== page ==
Primary preventive care refers to a number of measures taken to reduce the risk of disease or injury. Effective preventive care starts with patient education.  Without question, preventive care is imperative in optometry. Our contact lens patients rely upon us to provide them with specific instructions on how to maintain good ocular health and avoid complications.

Preventive care is critical when prescribing a contact lens regimen. While you must consider many factors, the most important goal is to prevent contact lens-related microbial keratitis. True, poor patient compliance and lens hygiene are often associated with contact lens-related infections. Some patients who demonstrate proper lens care and hygiene practices are not completely immune to the risk of infection.1 Bottom line––we instill preventive care by educating our patients and providing them with the products we believe will be best for  them.

Broad-spectrum microbial disinfection is essential in the prevention of microbial keratitis. Because there are numerous pathogens potentially responsible for contact lens-related infection, it is important to provide disinfection that is efficacious against bacteria, fungus and Acanthamoeba.2,3

Polyhexamethylene biguanide (PHMB) is utilized as the sole disinfecting agent in numerous multipurpose solutions. However, OPTI-FREE® RepleniSH® contact lens solution features a complimentary dual disinfection system that contains of both POLYQUAD® and ALDOX® antimicrobials, which broadens its spectrum of activity. POLYQUAD® antimicrobial specifically targets bacteria, as well as provides some antimicrobial activity against fungus and Acanthamoeba.4 The addition of the ALDOX® antifungal agent in OPTI-FREE® RepleniSH® compliments the activity of POLYQUAD® and provides increased efficacy against fungus and Acanthamoeba.5-7 ALDOX® and POLYQUAD® antimicrobials work together synergistically to provide comprehensive disinfection that actually exceeds the requirements set forth by the FDA and the International Organization for Standardization.6  

Contact lens storage cases have been cited as a probable source of microorganisms that cause microbial keratitis.8 Contamination of the contact lens storage case has been found to occur in 30% to 80% of all contact lens wearers.9 With such a high risk of contamination, it makes sense that the solution used to disinfect and store lenses should maintain maximum potency during storage. Most contact lens wearers store their lenses for at least six to eight hours. Some disinfection systems are unable to retard microbial regrowth during lens storage.10 However, OPTI-FREE® RepleniSH® MPDS maintains disinfection during prolonged storage.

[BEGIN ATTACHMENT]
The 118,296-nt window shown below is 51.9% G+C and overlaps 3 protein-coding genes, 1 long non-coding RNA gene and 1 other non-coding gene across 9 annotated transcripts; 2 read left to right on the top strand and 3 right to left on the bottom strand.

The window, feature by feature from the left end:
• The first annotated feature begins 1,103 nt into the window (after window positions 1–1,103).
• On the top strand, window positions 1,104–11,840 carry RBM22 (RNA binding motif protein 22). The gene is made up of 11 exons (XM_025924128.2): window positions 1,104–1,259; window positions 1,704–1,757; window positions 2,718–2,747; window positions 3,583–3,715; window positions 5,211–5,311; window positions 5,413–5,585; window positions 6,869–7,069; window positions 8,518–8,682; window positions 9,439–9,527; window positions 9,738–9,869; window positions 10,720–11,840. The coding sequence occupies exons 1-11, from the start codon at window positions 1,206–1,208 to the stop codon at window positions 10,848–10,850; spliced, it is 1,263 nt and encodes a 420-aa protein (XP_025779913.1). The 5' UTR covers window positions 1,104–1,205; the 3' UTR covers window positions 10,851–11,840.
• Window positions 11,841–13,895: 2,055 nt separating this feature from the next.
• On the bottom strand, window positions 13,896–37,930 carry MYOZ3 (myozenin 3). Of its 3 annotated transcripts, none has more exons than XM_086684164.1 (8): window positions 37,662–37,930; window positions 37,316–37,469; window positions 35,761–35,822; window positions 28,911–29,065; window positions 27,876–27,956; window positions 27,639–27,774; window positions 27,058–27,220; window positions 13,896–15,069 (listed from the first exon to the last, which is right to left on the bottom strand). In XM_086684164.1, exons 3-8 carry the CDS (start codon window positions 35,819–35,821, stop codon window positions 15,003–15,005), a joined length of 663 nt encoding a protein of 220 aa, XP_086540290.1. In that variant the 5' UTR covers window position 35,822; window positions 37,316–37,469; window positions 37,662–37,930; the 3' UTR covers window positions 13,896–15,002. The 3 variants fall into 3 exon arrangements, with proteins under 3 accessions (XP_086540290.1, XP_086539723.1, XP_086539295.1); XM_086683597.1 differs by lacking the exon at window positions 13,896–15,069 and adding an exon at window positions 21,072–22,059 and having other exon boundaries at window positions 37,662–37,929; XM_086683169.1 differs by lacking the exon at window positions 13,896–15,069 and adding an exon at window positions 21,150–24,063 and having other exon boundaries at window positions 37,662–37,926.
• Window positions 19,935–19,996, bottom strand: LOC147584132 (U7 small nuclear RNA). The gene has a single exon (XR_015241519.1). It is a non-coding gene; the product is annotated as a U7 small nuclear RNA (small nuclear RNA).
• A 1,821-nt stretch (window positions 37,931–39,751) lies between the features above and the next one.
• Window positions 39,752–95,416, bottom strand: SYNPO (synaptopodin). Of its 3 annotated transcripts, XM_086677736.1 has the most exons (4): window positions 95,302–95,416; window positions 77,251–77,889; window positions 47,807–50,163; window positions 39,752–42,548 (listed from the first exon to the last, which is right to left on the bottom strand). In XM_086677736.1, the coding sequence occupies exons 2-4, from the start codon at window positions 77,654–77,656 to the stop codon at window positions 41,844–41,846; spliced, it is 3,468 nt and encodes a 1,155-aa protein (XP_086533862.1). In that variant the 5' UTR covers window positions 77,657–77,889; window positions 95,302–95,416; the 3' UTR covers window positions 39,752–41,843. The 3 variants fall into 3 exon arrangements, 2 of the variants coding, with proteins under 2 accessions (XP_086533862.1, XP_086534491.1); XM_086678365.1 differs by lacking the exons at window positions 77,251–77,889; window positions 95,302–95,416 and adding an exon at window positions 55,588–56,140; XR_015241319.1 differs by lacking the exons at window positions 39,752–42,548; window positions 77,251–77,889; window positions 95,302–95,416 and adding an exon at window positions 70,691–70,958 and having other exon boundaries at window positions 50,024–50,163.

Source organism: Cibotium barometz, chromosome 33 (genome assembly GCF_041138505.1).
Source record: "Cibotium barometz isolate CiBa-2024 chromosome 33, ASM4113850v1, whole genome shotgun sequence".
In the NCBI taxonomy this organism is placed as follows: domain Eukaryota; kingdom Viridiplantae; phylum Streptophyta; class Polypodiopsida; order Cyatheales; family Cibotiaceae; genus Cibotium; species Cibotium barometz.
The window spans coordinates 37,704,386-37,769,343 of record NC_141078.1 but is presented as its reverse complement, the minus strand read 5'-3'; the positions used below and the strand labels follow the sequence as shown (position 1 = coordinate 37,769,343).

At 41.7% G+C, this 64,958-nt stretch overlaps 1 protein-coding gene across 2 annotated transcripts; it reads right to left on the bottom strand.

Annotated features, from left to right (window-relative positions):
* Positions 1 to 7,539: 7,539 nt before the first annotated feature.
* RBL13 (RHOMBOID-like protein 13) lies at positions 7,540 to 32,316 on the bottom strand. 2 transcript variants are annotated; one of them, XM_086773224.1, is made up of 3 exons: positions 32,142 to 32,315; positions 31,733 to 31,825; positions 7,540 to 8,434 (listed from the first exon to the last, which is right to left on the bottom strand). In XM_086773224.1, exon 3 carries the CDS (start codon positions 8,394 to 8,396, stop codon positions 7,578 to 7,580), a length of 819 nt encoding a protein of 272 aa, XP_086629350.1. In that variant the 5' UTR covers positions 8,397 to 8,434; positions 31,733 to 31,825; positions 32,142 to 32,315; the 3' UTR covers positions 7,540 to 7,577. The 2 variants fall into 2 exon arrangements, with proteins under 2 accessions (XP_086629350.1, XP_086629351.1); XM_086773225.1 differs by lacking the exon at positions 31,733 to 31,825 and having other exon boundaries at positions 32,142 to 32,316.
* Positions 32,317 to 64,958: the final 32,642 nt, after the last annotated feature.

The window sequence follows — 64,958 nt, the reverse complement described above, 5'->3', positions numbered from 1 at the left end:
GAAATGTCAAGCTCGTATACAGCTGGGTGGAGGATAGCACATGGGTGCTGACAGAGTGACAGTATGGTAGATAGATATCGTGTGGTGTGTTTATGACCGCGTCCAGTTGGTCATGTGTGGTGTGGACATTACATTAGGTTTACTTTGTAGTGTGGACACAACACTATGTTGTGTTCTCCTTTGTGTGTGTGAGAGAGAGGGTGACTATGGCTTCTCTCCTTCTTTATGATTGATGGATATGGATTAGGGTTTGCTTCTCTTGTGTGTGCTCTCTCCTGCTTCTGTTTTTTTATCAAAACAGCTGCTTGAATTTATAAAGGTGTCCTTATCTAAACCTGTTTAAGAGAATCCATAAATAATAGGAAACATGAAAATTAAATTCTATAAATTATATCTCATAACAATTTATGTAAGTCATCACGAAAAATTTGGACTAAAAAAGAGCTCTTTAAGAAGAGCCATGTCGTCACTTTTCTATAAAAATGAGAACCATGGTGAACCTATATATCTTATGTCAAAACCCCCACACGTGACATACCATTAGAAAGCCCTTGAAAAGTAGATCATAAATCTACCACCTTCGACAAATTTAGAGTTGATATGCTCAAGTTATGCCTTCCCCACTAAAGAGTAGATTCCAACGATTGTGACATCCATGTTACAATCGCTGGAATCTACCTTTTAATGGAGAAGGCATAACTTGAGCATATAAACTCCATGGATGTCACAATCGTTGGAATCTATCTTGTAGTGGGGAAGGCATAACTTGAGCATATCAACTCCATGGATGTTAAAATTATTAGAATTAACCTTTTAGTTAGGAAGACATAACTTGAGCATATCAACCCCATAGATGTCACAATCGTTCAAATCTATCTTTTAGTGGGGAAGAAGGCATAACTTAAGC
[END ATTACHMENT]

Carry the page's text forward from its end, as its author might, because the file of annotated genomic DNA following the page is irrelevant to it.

Preventive care to avoid microbial keratitis begins with prescribing the proper contact lens solution. OPTI-FREE® RepleniSH® MPDS consists of a complimentary dual disinfection system that is designed to provide high-level antimicrobial efficacy against bacteria, fungi and Acanthamoeba while maintaining full potency during prolonged lens storage. Keeping your patients healthy and preventing serious consequences is the best care that you could possibly provide.

This column is sponsored by Alcon.

1. Najjar DM, Aktan SC, Rapuano CJ, et al. Contact lens-related corneal ulcers in compliant patients.  Am J Ophthalmol.  2004 Jan;137(1):170-2.
2. Fleiszig SM. The pathogenisis of contact lens-related keratitis.  Optom Vis Sci. 2006 Dec;83(12):866-73.
3. Stapleton F, OzkanJ, Jalbert I, et al. Contact lens–related Acanthamoeba keratitis. Optom Vis Sci. 2009 Sep 7.
4. Santodomingo-Rubio J. The comparative clinical performance of a new polyhexamethylene bigaunide vs. a polyquad-based contact lens care reime with two silicon hydrogel contact lenses. Opthalmic Physiol Opt. 2007 Mar; 27(2):168-73.
5. Rosenthal RA, McAnally CL, McNamee LS, et al. Broad-spectrum antimicrobial activity of a new multi-purpose disinfecting solution. CLAO J. 2000 Jul;26(3):120-6.
6. Rosenthal RA, Bell WM, Henry CL, et al. Antimicrobial spectrum of a new contact lens disinfectant. Poster presented at American Academy of Optometry’s Annual Meeting, San Diego, CA: December, 2005.
7. Codling CE, Maillard J, Russell AD. Aspects of the antimicrobial mechanisms of a polyquaternium and amidoamide. J Antimicrob Chemother. 2003 May; 51(5):1153
8. Gray TB, Cursons RT, Sherwan JF, Rose PR. Acanthamoeba, bacterial and fungal contamination of contact lens storage cases.  Br J Ophthalmol. 1995 June;79(6):601-5.
9. Wu YT, Zhu H, Harmis NY, et al. Profile an dfrequency of microbial contamination of contact lens cases. Optom Vis Sci. 2010 Jan 22.
10. Rosenthal RA, Buck S, McAnally C, et al. Antimicrobial comparison of a new multi-purpose disinfecting solution to a 3% hydrogen peroxide system. CLAO J. 1999 Oct;25(4):213-7.